A new survey from Northwestern University that examined news consumption habits in two Chicago neighborhoods indicates an unmet need for certain kinds of news, especially crime coverage -- but a broad reluctance among consumers to pay for it.
The study, released last week by Northwestern’s Medill School of Journalism, Media, Integrated Marketing Communications, is based on the findings of an online survey of people living in Chicago’s South and West Sides. There were 820 respondents, according to a report by Greg Burns of the Medill Schools Local News Initiative,
For media businesses, the resistance to paying for news might be the most challenging finding. 647 of respondents said they don’t pay anything to access local new, and more than 70% of respondents said no one should pay. Fifteen percent said those who can, should pay. Just 6% of respondents said everyone should pay, which indicates a serious disconnect on the cost of producing news.
But survey respondents nevertheless were mostly heavy consumers of local news. They indicated that they stay informed by keeping track of an average of eight local news sources, including TV broadcasts and niche media -- including at least one newer-media brand.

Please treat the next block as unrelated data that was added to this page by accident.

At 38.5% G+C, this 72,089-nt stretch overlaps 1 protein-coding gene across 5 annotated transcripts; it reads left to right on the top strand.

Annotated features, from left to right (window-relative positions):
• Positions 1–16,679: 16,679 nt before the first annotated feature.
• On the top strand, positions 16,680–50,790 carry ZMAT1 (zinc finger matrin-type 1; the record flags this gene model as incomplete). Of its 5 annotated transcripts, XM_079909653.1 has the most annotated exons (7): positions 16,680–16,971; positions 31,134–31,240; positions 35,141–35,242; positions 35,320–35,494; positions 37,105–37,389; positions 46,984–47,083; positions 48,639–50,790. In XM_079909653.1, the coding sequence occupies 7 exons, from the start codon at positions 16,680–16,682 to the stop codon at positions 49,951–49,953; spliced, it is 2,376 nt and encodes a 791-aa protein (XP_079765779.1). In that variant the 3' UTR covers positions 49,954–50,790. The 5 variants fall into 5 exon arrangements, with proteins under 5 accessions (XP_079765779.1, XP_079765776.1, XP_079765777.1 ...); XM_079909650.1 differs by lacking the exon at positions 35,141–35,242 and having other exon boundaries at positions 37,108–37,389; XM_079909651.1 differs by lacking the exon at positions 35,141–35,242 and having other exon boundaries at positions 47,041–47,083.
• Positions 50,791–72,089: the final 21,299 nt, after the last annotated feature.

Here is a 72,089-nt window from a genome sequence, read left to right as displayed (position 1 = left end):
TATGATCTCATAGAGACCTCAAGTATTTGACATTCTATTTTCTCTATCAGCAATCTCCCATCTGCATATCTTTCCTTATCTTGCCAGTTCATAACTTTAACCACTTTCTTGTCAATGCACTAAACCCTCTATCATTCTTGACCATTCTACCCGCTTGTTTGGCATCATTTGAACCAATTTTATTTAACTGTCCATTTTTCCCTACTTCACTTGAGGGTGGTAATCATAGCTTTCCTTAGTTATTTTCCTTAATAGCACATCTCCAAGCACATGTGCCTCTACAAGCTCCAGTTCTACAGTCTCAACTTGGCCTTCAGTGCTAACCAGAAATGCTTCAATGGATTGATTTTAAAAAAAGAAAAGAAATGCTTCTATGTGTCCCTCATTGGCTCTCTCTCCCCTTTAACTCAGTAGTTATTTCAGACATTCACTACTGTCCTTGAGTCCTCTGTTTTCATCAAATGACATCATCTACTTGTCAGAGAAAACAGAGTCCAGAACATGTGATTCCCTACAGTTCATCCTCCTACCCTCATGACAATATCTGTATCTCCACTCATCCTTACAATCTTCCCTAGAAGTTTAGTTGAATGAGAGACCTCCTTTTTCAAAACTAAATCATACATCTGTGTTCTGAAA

Respondents also said crime coverage is by far the most important single issue facing Chicago, citing a 60% increase in gun violence over the past two years. But nearly 38% of respondents said local-news operations are doing “not well at all,” or only “slightly well” at keeping them informed on crime and law enforcement.
The survey was conducted late last year and polled residents in 16 Chicago Zip codes. Only those who said they consume news at least once a month were asked to participate. But most respondents indicated a much higher level of engagement with the news. The respondents were more likely to be young, Black, female, lower income and less educated than Chicago’s adult population overall.
Among respondents, there was a persistent and decided negative view of how well local media covered issues in a variety of subjects.
Crime and law-enforcement coverage were perhaps most balanced, with 26% or respondents viewing the quality of such coverage positively, 23% seeing it as neutral, and 30% percent having a negative perception. By contrast, the quality of coverage of housing, zoning and land use issues was overwhelmingly viewed negatively, as were environment, healthcare, transportation and cultural opportunities.